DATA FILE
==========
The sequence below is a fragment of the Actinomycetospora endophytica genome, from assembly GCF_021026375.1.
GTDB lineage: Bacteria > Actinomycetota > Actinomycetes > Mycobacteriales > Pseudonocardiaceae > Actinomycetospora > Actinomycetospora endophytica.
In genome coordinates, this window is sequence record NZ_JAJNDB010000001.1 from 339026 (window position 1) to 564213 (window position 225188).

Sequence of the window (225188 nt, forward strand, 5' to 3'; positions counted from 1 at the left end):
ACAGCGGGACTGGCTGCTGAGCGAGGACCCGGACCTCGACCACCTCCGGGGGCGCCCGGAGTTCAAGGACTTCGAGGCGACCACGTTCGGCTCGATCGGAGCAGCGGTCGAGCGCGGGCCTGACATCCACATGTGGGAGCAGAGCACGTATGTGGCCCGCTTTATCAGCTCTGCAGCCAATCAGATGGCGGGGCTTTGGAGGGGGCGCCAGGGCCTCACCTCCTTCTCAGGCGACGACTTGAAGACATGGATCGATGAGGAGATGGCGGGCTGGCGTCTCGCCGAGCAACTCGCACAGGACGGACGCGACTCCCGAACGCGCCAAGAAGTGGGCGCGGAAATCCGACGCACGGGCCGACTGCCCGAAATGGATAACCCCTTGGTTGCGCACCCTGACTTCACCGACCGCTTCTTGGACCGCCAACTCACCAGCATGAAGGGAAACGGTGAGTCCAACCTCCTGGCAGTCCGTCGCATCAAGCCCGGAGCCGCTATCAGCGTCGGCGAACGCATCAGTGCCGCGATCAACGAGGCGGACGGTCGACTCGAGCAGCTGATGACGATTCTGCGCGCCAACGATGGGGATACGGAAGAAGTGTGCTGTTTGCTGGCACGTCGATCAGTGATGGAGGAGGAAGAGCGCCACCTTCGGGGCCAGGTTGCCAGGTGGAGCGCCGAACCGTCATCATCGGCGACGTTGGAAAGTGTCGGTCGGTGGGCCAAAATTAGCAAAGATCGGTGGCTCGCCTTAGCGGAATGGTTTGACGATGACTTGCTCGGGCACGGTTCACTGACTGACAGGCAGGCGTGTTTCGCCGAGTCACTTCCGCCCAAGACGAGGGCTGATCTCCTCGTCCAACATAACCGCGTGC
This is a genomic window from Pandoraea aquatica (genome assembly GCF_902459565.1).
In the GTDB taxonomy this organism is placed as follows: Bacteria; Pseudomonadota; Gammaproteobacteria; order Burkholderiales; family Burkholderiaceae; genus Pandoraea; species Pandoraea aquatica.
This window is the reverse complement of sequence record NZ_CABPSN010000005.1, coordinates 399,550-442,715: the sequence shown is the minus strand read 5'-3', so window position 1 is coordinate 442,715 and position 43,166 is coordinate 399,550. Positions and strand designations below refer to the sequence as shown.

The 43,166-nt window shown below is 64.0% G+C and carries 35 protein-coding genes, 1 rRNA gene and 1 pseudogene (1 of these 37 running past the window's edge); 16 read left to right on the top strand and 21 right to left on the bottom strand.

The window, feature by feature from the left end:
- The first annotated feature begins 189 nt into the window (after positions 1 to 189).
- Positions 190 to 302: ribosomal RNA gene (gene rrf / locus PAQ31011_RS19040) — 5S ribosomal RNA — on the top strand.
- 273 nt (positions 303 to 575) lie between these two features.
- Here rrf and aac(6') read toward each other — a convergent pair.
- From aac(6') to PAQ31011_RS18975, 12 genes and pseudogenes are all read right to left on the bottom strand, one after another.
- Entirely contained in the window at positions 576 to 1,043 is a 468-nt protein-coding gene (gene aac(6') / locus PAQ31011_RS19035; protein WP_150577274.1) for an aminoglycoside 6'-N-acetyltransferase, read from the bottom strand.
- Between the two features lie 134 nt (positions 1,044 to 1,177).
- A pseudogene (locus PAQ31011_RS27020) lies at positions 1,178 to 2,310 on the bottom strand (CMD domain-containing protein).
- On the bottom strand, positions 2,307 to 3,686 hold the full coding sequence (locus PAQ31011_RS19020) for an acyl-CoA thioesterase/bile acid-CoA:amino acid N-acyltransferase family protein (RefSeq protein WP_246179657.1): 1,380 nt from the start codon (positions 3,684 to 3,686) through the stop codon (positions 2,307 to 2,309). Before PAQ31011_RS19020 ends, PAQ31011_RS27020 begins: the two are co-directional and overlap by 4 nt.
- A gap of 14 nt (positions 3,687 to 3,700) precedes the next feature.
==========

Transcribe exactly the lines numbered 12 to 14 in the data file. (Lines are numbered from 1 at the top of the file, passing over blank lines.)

- Positions 190 to 302: ribosomal RNA gene (gene rrf / locus PAQ31011_RS19040) — 5S ribosomal RNA — on the top strand.
- 273 nt (positions 303 to 575) lie between these two features.
- Here rrf and aac(6') read toward each other — a convergent pair.